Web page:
In a company, the work you do is averaged together with a lot of other people’s. You may not even be aware you’re doing something people want. Your contribution may be indirect. But the company as a whole must be giving people something they want, or they won’t make any money. And if they are paying you x dollars a year, then on average you must be contributing at least x dollars a year worth of work, or the company will be spending more than it makes, and will go out of business.
Someone graduating from college thinks, and is told, that he needs to get a job, as if the important thing were becoming a member of an institution. A more direct way to put it would be: you need to start doing something people want. You don’t need to join a company to do that.
53% of people in financial services say adhering to an ethical code would “make career progression difficult
There’s more to self control than just ability to wait and being rewarded later in life for doing so: if children think their environment is unreliable (i.e. there’s just no guarantee of a marshmallow), they won’t wait:
Children are notoriously bad at delaying gratification to achieve later, greater rewards —and some are worse at waiting than others. Individual differences in the ability-to-wait have been attributed to self-control, in part because of evidence that long-delayers are more successful in later life. Here we provide evidence that, in addition to self-control, children’s wait-times are modulated by an implicit, rational decision-making process that considers environmental reliability.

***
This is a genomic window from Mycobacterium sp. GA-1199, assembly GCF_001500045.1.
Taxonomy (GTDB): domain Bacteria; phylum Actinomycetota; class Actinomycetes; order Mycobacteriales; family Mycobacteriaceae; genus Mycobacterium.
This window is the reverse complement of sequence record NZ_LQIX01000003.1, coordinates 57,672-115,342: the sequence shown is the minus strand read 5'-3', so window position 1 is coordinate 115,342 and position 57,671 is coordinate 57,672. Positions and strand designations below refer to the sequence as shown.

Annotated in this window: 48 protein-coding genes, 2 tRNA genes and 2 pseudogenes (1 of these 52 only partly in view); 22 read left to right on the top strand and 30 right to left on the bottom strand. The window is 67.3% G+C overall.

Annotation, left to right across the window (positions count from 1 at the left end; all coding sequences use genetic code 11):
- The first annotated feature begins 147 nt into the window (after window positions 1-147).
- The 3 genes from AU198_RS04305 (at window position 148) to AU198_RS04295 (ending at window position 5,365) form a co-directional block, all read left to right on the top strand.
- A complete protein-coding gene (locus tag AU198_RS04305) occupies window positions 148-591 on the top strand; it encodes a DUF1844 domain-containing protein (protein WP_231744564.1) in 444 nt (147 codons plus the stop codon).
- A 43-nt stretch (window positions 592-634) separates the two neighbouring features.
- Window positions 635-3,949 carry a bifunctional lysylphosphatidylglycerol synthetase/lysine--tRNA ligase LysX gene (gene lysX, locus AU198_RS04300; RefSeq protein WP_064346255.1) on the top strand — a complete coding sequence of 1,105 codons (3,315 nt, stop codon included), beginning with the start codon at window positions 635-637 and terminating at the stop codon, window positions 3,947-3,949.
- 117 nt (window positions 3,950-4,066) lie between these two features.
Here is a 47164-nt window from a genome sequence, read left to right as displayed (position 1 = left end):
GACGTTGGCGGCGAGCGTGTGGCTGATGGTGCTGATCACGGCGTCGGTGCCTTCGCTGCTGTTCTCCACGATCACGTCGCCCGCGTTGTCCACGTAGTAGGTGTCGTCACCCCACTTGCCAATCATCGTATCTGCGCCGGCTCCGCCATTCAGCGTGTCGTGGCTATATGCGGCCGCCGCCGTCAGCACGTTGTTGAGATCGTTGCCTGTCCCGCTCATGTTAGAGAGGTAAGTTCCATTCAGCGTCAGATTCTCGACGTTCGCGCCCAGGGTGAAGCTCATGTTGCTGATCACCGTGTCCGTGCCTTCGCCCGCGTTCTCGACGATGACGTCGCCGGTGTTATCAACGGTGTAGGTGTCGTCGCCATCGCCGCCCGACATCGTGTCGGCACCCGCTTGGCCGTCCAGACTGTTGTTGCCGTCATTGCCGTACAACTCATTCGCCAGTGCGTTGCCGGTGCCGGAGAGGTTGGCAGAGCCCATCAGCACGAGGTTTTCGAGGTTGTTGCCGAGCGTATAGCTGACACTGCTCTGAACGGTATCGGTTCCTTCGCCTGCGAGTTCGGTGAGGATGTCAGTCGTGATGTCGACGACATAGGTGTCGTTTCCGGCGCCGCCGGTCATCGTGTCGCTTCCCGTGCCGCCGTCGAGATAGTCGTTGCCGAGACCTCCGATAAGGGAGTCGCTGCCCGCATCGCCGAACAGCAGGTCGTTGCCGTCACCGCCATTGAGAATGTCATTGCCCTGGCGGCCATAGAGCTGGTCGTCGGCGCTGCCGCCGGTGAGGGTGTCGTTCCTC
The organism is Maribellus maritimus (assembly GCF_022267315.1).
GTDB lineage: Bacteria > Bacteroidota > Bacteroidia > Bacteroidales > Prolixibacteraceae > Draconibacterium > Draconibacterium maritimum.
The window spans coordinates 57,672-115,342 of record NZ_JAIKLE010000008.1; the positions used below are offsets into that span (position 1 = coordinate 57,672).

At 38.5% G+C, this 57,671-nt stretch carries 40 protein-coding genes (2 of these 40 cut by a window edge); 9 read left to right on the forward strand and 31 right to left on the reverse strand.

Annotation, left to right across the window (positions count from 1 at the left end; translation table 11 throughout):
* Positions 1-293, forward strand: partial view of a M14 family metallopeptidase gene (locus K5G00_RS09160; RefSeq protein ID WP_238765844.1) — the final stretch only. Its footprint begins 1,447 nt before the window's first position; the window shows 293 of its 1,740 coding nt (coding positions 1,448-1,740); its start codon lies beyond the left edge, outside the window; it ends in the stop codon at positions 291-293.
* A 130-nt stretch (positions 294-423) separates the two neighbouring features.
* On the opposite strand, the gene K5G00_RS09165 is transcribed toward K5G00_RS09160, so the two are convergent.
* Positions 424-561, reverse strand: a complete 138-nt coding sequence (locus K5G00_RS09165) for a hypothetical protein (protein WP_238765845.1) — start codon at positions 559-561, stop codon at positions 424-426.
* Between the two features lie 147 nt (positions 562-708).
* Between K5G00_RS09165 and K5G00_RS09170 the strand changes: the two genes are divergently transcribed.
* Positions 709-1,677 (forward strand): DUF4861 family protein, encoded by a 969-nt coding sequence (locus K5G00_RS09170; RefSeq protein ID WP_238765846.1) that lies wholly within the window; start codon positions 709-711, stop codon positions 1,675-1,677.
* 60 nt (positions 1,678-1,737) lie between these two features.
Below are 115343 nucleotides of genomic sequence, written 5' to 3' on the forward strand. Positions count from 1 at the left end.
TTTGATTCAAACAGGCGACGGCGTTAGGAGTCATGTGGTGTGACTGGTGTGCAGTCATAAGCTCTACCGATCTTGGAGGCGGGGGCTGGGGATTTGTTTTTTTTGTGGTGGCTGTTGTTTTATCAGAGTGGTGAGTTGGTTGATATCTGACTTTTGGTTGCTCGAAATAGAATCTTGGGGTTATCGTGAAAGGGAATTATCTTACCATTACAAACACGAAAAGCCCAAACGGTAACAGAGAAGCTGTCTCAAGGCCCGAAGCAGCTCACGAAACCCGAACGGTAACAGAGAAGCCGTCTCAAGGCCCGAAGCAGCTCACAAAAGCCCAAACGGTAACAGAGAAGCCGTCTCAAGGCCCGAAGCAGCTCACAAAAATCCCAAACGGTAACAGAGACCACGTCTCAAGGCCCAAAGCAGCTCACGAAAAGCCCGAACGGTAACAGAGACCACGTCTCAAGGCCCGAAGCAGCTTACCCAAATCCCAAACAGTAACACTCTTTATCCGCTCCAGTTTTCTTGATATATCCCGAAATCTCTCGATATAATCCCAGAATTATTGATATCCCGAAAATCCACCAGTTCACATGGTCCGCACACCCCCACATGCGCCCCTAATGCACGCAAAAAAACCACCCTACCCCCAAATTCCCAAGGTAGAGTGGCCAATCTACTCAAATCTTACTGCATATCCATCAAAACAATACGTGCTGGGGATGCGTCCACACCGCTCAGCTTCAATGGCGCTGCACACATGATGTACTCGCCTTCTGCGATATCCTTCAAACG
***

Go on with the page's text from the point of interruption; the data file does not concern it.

We tested children using a classic paradigm—the marshmallow task—in an environment demonstrated to be either unreliable or reliable. Children in the reliable condition waited significantly longer than those in the unreliable condition, suggesting that children’s wait-times reflected reasoned beliefs about whether waiting would ultimately pay off. Thus, wait-times on sustained delay-of-gratification tasks (e.g., the marshmallow task) may not only reflect differences in self-control abilities, but also beliefs about the stability of the world.
Our main yardstick for the health of the economy is G.D.P. growth, a concept devised in the nineteen-thirties by the economist Simon Kuznets. If it’s rising briskly, we know that the economy is doing well. If not, we know it’s time to worry. The basic assumption is simple: the more stuff we’re producing for sale, the better off we are. In the industrial age, this was a reasonable assumption, but in the digital economy that picture gets a lot fuzzier, since so much of what’s being produced is available free. You may think that Wikipedia, Twitter, Snapchat, Google Maps, and so on are valuable. But, as far as G.D.P. is concerned, they barely exist.